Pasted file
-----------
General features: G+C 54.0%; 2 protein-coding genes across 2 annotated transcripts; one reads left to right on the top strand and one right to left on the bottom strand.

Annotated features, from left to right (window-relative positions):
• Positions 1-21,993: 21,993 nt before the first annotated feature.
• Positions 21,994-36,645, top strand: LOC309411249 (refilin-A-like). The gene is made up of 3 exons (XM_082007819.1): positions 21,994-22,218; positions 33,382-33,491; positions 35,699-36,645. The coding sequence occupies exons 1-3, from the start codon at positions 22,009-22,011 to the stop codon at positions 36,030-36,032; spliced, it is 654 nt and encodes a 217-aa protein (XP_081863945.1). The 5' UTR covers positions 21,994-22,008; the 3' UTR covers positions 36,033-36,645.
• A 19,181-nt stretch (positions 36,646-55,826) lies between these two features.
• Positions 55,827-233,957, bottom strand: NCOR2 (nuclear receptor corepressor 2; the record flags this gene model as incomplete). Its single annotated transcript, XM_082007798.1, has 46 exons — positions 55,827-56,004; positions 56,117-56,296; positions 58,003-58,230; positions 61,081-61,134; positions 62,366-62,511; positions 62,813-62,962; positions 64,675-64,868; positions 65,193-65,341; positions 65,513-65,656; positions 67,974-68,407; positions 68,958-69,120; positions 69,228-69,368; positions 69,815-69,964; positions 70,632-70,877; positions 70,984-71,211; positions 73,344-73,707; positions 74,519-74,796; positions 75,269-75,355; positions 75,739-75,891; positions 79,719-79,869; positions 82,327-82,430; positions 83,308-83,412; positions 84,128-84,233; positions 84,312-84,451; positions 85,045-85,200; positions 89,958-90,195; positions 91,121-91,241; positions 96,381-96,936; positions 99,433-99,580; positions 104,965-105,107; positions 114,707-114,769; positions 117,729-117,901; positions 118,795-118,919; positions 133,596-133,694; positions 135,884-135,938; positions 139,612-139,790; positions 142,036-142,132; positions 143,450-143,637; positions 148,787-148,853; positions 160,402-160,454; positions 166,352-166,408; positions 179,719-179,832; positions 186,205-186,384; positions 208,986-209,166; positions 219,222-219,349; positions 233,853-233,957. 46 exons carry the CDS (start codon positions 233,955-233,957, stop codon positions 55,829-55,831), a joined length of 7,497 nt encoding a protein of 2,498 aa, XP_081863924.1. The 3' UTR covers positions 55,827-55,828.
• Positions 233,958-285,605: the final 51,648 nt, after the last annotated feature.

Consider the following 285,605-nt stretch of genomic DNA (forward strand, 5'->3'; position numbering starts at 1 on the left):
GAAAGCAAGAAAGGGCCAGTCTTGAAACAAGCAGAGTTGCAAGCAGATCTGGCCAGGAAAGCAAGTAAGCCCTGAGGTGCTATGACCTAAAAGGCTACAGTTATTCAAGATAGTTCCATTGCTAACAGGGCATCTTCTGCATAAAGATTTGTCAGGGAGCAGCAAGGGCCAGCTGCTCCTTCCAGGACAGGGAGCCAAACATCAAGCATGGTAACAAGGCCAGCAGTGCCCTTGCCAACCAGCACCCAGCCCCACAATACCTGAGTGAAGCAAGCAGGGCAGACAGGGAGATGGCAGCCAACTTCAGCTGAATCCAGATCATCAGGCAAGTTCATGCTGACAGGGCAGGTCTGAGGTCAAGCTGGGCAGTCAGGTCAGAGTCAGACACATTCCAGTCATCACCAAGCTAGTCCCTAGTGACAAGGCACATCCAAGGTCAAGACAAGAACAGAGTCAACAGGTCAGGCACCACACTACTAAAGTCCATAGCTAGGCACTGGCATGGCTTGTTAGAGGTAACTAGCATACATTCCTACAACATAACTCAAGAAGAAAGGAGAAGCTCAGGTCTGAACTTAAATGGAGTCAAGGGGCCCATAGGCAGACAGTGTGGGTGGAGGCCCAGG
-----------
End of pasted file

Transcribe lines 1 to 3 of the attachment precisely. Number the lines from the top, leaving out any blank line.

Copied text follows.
General features: G+C 54.0%; 2 protein-coding genes across 2 annotated transcripts; one reads left to right on the top strand and one right to left on the bottom strand.

Annotated features, from left to right (window-relative positions):
• Positions 1-21,993: 21,993 nt before the first annotated feature.